Dedicated solution for online monitoring of ammonia in wastewater streams

Dec 21 2017 Read 564 Times

Metrohm Process Analytics offers a dedicated solution for hassle-free online monitoring of ammonia in wastewater streams. This turn-key solution uses photometric determination and is performed on the ICON Analyzer, a dedicated online photometer for water and wastewater analysis.


The importance of nutrient removal in the form of nitrogen in industrial and municipal wastewater has increased significantly over the past decade to minimize water pollution and avoid eutrophication of water bodies. Nitrogen present in wastewater as mostly organic nitrogen, ammonium/ammonia and nitrate must be treated to meet stringent effluent requirements imposed by legislation. Biological nutrient removal processes (BNR) in place at modern wastewater treatment plants employ nitrification and denitrification processes to convert ammonium into harmless N2 gas, which is then released into the atmosphere.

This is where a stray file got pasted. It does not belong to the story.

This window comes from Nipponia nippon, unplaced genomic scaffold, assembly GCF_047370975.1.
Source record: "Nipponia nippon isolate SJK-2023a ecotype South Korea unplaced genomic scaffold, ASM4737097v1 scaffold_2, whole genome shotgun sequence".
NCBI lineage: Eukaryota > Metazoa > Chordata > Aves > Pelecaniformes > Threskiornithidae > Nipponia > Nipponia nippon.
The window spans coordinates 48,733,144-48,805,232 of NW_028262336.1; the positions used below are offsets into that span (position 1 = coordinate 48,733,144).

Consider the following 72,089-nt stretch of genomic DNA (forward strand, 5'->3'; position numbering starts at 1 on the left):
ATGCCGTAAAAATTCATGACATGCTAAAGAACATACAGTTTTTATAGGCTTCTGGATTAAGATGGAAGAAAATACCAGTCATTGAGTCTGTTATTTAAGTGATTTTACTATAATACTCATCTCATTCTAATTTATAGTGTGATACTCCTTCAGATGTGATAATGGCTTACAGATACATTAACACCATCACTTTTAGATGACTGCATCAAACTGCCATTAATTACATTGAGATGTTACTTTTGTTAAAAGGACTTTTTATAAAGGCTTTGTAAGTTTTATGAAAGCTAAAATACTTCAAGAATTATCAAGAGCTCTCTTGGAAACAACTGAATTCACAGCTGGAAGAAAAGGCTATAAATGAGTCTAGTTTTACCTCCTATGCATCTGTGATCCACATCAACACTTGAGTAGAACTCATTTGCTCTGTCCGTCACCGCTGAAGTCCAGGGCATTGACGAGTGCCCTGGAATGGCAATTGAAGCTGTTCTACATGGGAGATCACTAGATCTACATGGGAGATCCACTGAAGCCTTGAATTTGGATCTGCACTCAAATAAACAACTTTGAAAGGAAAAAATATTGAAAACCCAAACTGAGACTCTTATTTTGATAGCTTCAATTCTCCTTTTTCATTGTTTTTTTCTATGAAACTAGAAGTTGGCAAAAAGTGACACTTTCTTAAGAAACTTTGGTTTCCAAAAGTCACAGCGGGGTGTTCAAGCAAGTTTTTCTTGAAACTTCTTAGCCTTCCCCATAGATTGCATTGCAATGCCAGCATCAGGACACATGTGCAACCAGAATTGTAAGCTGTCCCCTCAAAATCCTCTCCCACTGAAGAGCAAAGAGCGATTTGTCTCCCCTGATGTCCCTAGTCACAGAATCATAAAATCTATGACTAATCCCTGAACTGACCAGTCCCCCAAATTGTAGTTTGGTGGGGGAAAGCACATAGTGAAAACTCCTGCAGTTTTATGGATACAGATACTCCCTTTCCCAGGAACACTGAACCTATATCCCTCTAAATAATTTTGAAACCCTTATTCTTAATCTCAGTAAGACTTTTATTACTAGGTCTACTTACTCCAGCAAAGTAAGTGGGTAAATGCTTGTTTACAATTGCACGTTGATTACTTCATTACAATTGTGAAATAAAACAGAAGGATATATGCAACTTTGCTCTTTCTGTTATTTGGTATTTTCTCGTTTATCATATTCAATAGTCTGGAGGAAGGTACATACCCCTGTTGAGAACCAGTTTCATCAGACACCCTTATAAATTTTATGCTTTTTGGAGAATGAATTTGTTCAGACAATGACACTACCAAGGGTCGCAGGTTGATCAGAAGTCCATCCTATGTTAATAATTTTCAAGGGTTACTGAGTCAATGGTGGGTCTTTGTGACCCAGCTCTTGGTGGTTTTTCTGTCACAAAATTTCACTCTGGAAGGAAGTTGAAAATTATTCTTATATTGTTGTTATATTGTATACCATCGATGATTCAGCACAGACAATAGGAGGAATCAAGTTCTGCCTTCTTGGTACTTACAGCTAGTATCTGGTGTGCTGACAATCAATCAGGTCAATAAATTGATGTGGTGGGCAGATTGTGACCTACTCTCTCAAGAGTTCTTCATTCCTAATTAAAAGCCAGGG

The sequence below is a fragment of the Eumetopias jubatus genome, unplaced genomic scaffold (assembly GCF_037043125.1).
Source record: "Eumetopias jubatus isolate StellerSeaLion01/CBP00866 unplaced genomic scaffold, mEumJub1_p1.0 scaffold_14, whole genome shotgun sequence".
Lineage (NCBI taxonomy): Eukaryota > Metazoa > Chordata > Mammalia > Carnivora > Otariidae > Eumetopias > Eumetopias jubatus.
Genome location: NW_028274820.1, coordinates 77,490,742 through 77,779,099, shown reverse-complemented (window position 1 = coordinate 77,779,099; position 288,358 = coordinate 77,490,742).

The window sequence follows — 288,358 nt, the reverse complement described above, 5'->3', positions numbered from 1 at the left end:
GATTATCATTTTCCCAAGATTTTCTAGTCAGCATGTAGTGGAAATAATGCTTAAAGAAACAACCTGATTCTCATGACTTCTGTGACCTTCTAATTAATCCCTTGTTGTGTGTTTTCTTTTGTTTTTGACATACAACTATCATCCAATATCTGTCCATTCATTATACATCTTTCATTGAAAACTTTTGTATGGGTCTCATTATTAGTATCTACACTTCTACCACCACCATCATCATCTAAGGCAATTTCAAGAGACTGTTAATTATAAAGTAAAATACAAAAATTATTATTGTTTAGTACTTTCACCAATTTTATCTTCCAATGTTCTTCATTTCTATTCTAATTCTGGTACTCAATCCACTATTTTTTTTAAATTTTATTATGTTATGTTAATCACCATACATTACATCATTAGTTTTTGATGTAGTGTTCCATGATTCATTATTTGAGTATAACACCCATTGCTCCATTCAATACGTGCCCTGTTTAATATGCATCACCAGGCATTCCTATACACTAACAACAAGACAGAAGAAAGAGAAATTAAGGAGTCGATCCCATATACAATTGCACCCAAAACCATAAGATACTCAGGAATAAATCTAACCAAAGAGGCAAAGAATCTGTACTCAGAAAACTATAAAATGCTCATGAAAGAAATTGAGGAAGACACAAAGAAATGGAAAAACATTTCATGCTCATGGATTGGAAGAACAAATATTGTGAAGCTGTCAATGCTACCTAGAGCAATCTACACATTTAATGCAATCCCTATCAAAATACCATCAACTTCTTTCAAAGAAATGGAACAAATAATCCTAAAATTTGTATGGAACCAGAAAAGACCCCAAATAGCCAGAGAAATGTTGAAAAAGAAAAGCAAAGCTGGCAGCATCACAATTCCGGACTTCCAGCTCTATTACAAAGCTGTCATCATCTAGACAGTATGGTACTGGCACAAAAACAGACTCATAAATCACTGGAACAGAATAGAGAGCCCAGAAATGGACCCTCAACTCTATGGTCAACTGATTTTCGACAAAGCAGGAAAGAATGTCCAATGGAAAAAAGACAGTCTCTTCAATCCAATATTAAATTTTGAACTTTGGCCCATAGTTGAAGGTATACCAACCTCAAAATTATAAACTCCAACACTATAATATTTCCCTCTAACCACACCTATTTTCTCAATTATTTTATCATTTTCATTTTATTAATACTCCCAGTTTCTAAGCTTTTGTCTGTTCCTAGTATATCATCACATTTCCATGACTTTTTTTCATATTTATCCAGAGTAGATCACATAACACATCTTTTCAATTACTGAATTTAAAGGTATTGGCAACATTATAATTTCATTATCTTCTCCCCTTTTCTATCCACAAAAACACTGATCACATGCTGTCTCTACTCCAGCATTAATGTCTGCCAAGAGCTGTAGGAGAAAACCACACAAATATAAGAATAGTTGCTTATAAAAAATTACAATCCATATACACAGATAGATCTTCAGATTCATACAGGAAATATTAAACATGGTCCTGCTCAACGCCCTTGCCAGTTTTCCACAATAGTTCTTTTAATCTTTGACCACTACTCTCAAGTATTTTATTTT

Online monitoring of the nitrogen compounds in waste effluent guarantees high nutrient treatment efficiency and low operating and energy costs. For example, an increase in ammonia and nitrite levels in the effluent indicate an insufficient aeration step or that a change in toxicity or pH is disturbing the nitrifier (bacteria) population. Costs incurred from a plant shutdown due to insufficient nutrient removal, including replacement of the bacteria, can be extremely high. Metrohm Process Analytics offers robust single-method process analyzers which come fully configured for analyses such as ammonia and nitrite – just Plug and Analyze.

The fully-automated photometric ammonia analysis is based on the Berthelot method. After addition of a stabilized hypochlorite solution, the ammonia reacts quantitatively to monochloramine. The formed monochloramine creates a quinone monoimine when nitroprusside is added to the cuvette. This quinone monoimine reacts finally with a thymol molecule to the respective indophenol dye, which in an alkaline medium occurs in the blue basic form and is measured at 660 nm in a thermostated cuvette for added stability.

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